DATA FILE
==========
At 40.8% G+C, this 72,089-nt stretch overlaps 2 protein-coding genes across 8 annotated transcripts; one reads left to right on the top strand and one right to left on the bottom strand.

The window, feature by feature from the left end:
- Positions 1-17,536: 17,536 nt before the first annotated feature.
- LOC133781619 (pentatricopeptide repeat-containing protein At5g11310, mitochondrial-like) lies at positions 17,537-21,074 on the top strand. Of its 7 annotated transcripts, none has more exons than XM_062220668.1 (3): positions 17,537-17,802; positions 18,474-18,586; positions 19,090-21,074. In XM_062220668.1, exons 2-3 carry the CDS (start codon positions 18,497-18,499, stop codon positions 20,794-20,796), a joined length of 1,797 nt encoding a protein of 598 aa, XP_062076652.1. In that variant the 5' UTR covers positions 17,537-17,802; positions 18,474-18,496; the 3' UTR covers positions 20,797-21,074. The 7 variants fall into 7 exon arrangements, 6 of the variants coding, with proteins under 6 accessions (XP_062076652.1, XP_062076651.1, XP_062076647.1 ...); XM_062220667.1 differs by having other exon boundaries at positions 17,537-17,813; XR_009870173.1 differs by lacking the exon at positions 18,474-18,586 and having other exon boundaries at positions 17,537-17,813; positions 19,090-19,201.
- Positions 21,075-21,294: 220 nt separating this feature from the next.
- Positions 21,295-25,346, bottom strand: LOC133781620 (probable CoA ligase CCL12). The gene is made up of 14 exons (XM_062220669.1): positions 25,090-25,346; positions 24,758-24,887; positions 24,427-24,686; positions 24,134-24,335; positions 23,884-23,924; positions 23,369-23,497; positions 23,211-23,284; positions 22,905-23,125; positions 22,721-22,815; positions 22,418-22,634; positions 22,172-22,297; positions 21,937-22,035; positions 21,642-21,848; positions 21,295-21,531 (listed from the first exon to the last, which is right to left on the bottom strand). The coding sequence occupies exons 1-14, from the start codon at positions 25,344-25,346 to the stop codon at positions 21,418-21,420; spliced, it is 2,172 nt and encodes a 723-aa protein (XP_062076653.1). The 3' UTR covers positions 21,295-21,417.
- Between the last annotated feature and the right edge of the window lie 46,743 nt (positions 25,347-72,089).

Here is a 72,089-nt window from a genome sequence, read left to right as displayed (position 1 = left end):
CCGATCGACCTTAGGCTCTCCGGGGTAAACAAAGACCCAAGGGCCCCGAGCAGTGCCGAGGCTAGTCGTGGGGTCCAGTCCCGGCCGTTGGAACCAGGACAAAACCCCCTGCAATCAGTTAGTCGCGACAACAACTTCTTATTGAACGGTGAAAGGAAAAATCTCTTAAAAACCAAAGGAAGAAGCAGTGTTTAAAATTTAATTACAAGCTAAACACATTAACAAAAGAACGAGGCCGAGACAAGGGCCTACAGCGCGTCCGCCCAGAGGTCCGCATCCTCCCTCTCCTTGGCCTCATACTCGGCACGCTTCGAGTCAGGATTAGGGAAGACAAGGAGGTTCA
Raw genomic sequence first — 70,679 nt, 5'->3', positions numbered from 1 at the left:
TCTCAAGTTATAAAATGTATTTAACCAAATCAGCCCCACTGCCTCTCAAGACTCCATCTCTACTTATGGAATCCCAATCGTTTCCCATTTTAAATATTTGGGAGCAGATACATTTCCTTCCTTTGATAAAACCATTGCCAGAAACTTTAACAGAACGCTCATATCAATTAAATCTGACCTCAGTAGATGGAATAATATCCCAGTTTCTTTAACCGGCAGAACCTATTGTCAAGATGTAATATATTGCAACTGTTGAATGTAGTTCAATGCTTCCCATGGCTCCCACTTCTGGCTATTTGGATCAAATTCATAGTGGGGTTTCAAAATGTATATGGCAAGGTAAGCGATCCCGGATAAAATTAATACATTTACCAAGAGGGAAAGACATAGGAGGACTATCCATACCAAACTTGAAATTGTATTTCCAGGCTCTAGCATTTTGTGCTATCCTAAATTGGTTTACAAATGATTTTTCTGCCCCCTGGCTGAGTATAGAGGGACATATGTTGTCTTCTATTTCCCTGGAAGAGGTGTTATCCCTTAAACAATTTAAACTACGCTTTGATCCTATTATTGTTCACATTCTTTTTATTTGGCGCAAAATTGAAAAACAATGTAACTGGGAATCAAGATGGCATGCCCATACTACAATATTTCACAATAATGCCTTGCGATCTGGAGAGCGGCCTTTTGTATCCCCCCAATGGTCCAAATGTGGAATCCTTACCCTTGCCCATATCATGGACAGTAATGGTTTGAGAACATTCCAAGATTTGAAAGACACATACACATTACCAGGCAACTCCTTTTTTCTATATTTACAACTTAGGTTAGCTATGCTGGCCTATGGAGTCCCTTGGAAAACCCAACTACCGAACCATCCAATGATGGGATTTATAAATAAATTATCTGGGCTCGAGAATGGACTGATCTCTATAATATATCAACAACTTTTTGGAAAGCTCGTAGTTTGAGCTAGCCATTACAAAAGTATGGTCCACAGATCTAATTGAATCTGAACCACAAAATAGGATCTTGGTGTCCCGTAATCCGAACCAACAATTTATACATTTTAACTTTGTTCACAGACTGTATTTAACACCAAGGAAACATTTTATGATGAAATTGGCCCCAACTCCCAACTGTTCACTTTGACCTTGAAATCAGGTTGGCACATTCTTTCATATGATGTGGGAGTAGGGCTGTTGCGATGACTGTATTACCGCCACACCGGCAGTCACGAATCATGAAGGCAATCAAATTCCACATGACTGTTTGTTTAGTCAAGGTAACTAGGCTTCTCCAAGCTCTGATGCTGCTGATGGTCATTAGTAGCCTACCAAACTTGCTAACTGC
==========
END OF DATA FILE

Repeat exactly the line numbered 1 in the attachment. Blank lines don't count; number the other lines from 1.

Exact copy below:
At 40.8% G+C, this 72,089-nt stretch overlaps 2 protein-coding genes across 8 annotated transcripts; one reads left to right on the top strand and one right to left on the bottom strand.